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1TB Inland Professional NVMe SSD @Microcenter $89.99

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Created 06-19-2020 at 11:34 AM by sr71
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$99.99

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#16
Quote from MK2172
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lol which is it? confused ....
Sorry, that link is TLC one, not this QLC one.
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#17
The price of NAND has bumped up a bit, probably due to new consoles currently being manufactured and SSDs becoming more common in midrange and budget PCs and laptops.

QLC will likely replace TLC as the "Consumer Option" just like TLC replaced MLC several years back. For most people, this won't be an issue as they will find the right combination of SLC-caching and DRAM buffer to accommodate most heavy writes. While I'm hoping we see good TLC NVMe drives hit the $100/TB mark again, I wouldn't be surprised if we didn't. TLC will probably become top-shelf models only going forward.

Remember that NAND manufacturers don't really compete with each other as much as they all try to attain a specific unbalance of supply and demand. It benefits them to have a higher demand than supply, as they can justify charging more while producing less.

If not convinced, look at how many times these companies have been sued for price-fixing.

EDIT:
Same price on Amazon BTW
https://smile.amazon.com/Inland-P...08863G6PN/
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Last edited by b.arms June 21, 2020 at 05:48 PM.
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#18
Quote from b.arms
:
The price of NAND has bumped up a bit, probably due to new consoles currently being manufactured and SSDs becoming more common in midrange and budget PCs and laptops.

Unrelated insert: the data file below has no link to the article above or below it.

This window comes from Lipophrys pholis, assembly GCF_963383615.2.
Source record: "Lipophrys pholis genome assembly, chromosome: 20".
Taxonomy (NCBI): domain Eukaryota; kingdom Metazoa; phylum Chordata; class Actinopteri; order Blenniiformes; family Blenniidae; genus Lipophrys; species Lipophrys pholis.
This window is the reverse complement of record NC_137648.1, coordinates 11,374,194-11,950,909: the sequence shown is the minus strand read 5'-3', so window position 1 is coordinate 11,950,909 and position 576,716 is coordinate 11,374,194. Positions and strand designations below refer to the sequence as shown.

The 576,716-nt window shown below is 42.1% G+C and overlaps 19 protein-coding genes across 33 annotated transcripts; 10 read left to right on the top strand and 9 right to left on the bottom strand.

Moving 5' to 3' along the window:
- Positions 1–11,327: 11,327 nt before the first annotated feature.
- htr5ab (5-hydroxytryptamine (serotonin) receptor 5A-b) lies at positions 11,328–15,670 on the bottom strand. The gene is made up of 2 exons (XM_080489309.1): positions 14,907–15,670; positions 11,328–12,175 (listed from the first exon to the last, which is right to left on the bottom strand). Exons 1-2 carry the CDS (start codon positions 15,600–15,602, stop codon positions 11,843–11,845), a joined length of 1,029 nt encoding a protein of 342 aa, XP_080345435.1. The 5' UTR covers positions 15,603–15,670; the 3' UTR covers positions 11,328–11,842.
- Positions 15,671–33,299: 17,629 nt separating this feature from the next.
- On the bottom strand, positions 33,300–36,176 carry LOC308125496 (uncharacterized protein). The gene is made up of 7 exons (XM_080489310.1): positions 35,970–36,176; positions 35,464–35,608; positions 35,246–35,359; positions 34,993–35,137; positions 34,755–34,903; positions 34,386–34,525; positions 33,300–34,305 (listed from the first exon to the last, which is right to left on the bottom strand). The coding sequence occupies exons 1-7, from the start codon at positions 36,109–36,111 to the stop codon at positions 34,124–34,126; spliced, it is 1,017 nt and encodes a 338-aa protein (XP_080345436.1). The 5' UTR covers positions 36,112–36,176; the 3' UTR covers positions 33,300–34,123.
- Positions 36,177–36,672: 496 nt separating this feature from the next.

QLC will likely replace TLC as the "Consumer Option" just like TLC replaced MLC several years back. For most people, this won't be an issue as they will find the right combination of SLC-caching and DRAM buffer to accommodate most heavy writes. While I'm hoping we see good TLC NVMe drives hit the $100/TB mark again, I wouldn't be surprised if we didn't. TLC will probably become top-shelf models only going forward.

Remember that NAND manufacturers don't really compete with each other as much as they all try to attain a specific unbalance of supply and demand. It benefits them to have a higher demand than supply, as they can justify charging more while producing less.

If not convinced, look at how many times these companies have been sued for price-fixing.

EDIT:
Same price on Amazon BTW
https://smile.amazon.com/Inland-P...08863G6PN/
I just noticed that the 2TB version of this is selling for $199.99 (at the same link). It may not be the fastest, but I haven't been seeing 2TB NVME drives at that price.

I think I might get one at that price. If I can confirm it's not likely to have issues with my laptop.
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#19
Quote from b.arms
:
The price of NAND has bumped up a bit, probably due to new consoles currently being manufactured and SSDs becoming more common in midrange and budget PCs and laptops.